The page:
|Other names||Sugar, Saccharose|
|Molar mass||342.29648 g/mol|
|Density||1.587 g/cm³, solid|
|Solubility in water||211.5 g/100 ml (20 °C)|
| Except where noted otherwise, data are given for|
materials in their standard state
(at 25 °C, 100 kPa)
Infobox disclaimer and references
|Solubility of Pure Sucrose|
|Temperature(C)||g Sucrose/g Water|
Sucrose (common name: table sugar, also called saccharose) is a disaccharide (glucose + fructose) with the molecular formula C12H22O11. Its systematic name is α-D-glucopyranosyl-(1→2)-β-D-fructofuranose. It is best known for its role in human nutrition and is formed by plants but not by other organisms.
Physical and chemical properties
Pure sucrose is most often prepared as a fine, white, odorless crystalline powder with a pleasing, sweet taste; the common table sugar. Large crystals are sometimes precipitated from water solutions of sucrose onto a string (or other nucleation surface) to form rock candy, a confection.
Like other carbohydrates, sucrose has a hydrogen to oxygen ratio of 2:1. It consists of two monosaccharides, α-glucose and fructose, joined by a glycosidic bond between carbon atom 1 of the glucose unit and carbon atom 2 of the fructose unit. What is notable about sucrose is that unlike most polysaccharides, the glycosidic bond is formed between the reducing ends of both glucose and fructose, and not between the reducing end of one and the nonreducing end of the other. The effect of this inhibits further bonding to other saccharide units. Since it contains no free anomeric carbon atom, it is classified as a nonreducing sugar. Sucrose melts and decomposes at 186 °C to form caramel, and when combusted produces carbon, carbon dioxide, and water. Water breaks down sucrose by hydrolysis, however the process is so gradual that it could sit in solution for years with negligible change. If the enzyme sucrase is added however, the reaction will proceed rapidly.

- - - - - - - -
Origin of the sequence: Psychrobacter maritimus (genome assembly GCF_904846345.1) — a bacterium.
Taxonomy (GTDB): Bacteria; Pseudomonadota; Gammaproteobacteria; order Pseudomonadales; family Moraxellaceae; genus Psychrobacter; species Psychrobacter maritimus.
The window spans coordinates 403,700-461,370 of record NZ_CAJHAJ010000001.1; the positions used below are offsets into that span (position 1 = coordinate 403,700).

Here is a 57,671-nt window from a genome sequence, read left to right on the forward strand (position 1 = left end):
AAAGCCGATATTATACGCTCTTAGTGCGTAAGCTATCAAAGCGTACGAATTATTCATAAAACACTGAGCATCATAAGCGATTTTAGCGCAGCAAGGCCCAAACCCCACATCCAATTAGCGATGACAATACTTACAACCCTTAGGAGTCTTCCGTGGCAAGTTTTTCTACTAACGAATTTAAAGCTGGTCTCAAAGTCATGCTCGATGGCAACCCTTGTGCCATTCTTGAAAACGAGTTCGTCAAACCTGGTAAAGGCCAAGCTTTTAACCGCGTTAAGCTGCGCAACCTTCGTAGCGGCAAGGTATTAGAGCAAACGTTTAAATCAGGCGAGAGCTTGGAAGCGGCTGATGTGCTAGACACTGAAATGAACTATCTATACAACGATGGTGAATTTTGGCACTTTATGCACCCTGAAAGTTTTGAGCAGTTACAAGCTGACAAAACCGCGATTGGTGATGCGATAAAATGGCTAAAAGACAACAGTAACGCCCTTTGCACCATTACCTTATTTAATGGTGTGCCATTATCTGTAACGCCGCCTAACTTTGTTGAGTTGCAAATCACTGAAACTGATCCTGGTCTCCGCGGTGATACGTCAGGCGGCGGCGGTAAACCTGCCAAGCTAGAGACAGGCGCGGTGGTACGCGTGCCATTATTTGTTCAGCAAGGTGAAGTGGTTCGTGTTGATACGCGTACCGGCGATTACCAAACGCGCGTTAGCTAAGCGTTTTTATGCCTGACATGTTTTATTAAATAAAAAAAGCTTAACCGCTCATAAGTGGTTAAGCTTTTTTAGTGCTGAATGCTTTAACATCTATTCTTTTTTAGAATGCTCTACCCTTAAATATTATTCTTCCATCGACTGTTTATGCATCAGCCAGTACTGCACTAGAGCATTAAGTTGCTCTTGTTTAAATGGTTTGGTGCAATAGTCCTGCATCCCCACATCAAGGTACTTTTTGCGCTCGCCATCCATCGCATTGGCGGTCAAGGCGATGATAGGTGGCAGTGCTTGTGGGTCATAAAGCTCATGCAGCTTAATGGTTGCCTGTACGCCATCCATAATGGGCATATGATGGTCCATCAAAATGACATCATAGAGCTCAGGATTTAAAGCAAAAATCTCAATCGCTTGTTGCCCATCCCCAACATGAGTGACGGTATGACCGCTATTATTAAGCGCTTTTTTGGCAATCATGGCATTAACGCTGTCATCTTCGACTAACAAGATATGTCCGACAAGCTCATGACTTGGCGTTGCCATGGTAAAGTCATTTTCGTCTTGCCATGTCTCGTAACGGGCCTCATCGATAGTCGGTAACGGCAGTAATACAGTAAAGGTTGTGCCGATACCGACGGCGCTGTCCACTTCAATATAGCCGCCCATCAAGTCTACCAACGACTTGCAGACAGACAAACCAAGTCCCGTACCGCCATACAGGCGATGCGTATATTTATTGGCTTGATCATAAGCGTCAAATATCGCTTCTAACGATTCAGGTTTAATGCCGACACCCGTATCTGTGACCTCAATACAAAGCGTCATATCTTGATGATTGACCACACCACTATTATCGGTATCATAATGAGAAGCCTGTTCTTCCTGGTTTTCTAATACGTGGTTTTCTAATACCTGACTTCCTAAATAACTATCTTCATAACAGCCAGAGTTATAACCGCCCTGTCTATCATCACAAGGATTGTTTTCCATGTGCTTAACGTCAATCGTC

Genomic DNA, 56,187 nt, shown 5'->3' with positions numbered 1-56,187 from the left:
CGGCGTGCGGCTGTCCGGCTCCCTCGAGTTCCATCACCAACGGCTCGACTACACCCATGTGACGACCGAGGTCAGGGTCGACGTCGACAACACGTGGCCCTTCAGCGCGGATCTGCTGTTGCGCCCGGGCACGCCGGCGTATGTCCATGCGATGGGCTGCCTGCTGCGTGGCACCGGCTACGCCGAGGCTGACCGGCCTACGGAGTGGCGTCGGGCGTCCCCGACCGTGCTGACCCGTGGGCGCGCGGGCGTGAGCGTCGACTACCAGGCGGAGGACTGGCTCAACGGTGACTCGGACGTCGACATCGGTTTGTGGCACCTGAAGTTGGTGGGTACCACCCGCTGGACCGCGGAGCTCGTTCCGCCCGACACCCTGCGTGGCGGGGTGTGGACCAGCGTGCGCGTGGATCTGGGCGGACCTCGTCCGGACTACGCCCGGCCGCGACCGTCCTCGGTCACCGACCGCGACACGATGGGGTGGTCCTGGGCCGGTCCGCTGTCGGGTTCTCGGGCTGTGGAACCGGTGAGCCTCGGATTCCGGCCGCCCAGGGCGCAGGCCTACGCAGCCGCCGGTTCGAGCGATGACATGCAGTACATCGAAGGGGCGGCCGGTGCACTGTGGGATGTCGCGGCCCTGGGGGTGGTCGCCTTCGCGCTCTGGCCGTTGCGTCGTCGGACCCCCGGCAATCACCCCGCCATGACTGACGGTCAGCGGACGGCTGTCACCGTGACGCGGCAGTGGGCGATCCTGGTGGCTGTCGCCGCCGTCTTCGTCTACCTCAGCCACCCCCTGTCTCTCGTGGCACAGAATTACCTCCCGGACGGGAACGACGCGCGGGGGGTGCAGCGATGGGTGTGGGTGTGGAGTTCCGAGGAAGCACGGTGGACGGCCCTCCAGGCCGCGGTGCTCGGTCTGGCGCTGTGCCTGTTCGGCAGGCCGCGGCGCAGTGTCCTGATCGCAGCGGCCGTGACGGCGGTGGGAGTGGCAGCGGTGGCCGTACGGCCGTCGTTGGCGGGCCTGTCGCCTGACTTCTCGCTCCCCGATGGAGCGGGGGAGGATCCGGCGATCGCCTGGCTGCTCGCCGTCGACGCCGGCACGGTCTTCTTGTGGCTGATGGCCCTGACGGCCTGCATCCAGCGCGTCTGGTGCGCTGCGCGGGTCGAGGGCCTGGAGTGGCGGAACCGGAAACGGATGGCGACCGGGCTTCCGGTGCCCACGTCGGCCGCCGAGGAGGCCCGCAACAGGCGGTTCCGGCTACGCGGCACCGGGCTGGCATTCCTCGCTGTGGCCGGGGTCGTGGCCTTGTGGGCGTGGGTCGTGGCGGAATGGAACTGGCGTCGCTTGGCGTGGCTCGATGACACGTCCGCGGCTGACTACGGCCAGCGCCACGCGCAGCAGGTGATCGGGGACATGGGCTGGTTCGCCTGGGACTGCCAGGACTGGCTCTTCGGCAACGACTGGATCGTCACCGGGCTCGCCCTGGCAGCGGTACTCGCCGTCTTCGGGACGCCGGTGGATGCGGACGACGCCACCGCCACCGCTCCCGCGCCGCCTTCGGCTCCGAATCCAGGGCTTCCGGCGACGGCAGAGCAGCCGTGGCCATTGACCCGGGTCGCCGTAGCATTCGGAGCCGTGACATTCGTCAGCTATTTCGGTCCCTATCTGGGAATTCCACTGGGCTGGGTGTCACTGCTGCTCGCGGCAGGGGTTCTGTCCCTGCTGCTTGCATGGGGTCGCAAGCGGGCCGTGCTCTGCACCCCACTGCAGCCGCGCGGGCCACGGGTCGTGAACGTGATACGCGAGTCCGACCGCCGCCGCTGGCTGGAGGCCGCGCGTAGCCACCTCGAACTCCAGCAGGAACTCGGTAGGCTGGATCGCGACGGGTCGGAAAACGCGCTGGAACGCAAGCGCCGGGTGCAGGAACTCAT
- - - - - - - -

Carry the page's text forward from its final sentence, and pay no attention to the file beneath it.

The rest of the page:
- C12H22O11 + H2SO4 catalyst → 12 C + 11 H2O
Commercial production and use
Sucrose is the most common food sweetener, although it has been replaced in American industrial food production by other sweeteners such as fructose syrups or combinations of functional ingredients and high intensity sweeteners. This is due to the subsidization of corn in the United States, which has led to a vast surplus. Combined with sugar tariffs, this has driven the price of corn syrup far below that of sugar.
Sucrose is the most important sugar in plants, and can be found in the phloem sap. It is generally extracted from sugar cane or sugar beet and then purified and crystallized. Other (minor) commercial sources are sweet sorghum and sugar maples.
Sucrose is ubiquitous in food preparations due to both its sweetness and its functional properties; it is important to the structure of many foods including biscuits and cookies, candy canes, ice cream and sorbets, and also assists in the preservation of foods. As such it is common in many processed and so-called “junk foods.”
Sugar as a macronutrient